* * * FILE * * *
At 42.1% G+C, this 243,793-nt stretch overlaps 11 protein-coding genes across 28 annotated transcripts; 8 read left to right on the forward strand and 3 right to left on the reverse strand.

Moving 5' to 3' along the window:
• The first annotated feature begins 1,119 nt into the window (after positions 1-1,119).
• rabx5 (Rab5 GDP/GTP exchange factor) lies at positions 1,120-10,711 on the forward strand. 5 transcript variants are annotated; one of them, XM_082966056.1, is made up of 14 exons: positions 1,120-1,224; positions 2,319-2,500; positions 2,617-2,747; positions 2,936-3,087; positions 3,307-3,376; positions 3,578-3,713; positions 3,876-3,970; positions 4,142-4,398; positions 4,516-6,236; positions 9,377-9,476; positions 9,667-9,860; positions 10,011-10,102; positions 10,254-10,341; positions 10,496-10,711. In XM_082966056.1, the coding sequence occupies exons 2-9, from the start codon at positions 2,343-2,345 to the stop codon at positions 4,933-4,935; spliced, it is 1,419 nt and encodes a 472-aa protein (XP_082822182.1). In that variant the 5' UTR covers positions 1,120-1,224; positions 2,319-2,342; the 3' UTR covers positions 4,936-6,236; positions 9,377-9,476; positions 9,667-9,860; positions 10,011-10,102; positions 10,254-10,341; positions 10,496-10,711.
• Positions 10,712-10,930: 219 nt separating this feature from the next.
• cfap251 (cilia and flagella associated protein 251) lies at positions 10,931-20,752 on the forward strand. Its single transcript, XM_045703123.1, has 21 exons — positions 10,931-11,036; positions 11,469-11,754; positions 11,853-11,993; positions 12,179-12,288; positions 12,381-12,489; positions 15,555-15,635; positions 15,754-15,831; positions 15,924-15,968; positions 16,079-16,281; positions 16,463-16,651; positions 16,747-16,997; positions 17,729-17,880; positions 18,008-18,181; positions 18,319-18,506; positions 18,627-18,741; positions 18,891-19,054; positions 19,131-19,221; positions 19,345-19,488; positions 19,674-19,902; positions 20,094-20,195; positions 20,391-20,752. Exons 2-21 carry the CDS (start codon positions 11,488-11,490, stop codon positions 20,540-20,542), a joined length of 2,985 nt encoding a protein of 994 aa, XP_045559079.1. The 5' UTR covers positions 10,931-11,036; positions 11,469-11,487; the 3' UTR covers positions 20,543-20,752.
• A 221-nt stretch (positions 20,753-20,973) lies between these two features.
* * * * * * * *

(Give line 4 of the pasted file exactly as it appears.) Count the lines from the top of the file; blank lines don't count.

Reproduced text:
• rabx5 (Rab5 GDP/GTP exchange factor) lies at positions 1,120-10,711 on the forward strand. 5 transcript variants are annotated; one of them, XM_082966056.1, is made up of 14 exons: positions 1,120-1,224; positions 2,319-2,500; positions 2,617-2,747; positions 2,936-3,087; positions 3,307-3,376; positions 3,578-3,713; positions 3,876-3,970; positions 4,142-4,398; positions 4,516-6,236; positions 9,377-9,476; positions 9,667-9,860; positions 10,011-10,102; positions 10,254-10,341; positions 10,496-10,711. In XM_082966056.1, the coding sequence occupies exons 2-9, from the start codon at positions 2,343-2,345 to the stop codon at positions 4,933-4,935; spliced, it is 1,419 nt and encodes a 472-aa protein (XP_082822182.1). In that variant the 5' UTR covers positions 1,120-1,224; positions 2,319-2,342; the 3' UTR covers positions 4,936-6,236; positions 9,377-9,476; positions 9,667-9,860; positions 10,011-10,102; positions 10,254-10,341; positions 10,496-10,711.